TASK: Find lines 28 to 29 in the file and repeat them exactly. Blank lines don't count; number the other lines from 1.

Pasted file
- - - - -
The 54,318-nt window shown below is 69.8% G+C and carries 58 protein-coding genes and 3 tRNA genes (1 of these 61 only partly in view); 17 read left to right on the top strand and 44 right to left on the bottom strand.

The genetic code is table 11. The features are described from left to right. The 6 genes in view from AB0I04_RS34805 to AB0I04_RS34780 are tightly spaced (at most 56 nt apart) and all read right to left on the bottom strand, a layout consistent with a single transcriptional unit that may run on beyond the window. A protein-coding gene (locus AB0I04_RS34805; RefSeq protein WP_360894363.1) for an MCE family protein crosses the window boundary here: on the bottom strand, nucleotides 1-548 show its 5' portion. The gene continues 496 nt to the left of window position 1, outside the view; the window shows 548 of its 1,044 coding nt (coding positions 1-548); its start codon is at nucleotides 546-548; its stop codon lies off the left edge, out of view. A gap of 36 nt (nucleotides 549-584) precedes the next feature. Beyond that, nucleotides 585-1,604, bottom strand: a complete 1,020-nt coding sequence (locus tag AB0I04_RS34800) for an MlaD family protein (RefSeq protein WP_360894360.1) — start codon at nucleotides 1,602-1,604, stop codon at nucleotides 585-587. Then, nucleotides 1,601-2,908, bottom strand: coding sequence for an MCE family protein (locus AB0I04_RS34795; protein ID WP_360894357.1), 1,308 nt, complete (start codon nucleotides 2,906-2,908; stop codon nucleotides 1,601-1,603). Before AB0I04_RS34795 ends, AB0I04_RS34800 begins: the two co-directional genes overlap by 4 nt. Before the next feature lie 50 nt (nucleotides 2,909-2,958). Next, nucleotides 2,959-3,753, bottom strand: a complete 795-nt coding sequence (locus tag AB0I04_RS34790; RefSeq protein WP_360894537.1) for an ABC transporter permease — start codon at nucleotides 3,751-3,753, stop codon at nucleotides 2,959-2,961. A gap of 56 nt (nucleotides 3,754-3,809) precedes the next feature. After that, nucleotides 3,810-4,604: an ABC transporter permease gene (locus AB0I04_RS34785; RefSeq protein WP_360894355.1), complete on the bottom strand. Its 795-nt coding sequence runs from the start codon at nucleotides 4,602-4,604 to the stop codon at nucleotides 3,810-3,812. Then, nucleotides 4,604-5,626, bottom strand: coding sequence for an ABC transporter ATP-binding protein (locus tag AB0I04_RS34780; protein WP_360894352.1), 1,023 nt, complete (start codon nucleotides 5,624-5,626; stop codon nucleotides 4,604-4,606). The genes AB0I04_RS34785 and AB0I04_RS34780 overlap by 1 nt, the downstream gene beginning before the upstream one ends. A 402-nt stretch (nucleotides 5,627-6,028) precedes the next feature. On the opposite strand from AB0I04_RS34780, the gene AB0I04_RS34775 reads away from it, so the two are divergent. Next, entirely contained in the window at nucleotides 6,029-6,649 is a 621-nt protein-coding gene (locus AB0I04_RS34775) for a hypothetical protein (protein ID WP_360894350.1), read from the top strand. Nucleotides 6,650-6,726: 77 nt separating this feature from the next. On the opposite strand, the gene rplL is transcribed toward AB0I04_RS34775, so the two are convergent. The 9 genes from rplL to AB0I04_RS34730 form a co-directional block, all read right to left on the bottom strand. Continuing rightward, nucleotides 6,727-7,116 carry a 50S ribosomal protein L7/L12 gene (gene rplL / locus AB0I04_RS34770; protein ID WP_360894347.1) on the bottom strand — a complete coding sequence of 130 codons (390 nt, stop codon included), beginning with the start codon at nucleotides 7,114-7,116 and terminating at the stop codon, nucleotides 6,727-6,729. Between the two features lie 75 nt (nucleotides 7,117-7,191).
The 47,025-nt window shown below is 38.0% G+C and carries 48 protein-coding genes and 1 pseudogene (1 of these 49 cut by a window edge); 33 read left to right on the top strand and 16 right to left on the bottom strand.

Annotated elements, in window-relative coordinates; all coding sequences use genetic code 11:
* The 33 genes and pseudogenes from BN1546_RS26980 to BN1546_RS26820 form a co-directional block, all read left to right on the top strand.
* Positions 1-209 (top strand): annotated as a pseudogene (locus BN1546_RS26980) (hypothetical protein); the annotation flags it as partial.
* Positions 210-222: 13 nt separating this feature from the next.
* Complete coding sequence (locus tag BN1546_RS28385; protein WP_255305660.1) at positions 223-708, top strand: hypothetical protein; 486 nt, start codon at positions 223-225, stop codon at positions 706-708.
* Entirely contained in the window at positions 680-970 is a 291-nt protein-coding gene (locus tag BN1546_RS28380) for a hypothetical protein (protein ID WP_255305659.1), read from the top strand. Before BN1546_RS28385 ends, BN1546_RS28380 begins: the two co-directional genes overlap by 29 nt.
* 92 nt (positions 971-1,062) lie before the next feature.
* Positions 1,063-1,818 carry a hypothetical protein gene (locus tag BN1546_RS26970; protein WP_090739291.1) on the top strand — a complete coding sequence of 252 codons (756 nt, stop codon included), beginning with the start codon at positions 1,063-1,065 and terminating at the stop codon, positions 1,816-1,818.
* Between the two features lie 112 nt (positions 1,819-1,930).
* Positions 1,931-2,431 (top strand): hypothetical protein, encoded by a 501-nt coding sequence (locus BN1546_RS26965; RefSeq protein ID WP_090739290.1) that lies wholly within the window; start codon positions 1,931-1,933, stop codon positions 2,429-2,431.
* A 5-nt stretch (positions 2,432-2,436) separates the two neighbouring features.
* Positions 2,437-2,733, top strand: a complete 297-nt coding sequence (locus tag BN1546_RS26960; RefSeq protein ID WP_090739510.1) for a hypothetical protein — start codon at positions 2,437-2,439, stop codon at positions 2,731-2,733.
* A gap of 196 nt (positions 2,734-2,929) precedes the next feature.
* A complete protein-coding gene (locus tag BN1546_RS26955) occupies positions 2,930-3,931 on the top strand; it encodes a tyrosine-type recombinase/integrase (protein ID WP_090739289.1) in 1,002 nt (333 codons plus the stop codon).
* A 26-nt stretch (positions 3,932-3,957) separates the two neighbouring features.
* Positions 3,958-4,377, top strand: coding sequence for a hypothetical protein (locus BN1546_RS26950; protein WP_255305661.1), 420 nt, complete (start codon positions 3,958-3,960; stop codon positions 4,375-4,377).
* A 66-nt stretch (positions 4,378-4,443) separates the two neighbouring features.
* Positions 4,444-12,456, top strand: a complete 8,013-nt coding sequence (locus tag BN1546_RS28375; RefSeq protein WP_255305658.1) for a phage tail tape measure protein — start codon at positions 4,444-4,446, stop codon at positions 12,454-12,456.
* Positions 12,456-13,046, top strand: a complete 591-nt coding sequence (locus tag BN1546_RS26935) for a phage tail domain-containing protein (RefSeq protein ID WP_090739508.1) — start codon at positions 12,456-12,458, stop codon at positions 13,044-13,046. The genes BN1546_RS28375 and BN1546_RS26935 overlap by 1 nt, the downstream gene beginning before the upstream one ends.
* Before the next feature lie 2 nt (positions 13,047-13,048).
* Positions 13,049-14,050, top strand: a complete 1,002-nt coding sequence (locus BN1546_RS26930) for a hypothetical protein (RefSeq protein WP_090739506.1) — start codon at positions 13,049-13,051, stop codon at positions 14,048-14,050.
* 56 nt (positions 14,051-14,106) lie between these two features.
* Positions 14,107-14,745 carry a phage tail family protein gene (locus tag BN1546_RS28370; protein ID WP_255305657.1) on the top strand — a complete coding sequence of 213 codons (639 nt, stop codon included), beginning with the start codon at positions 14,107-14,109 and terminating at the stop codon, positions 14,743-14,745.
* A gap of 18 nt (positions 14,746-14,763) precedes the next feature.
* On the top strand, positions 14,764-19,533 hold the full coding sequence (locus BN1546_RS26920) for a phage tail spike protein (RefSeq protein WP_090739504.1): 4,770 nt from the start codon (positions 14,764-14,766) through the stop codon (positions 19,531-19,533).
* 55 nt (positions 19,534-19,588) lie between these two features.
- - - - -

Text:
* On the top strand, positions 14,764-19,533 hold the full coding sequence (locus BN1546_RS26920) for a phage tail spike protein (RefSeq protein WP_090739504.1): 4,770 nt from the start codon (positions 14,764-14,766) through the stop codon (positions 19,531-19,533).
* 55 nt (positions 19,534-19,588) lie between these two features.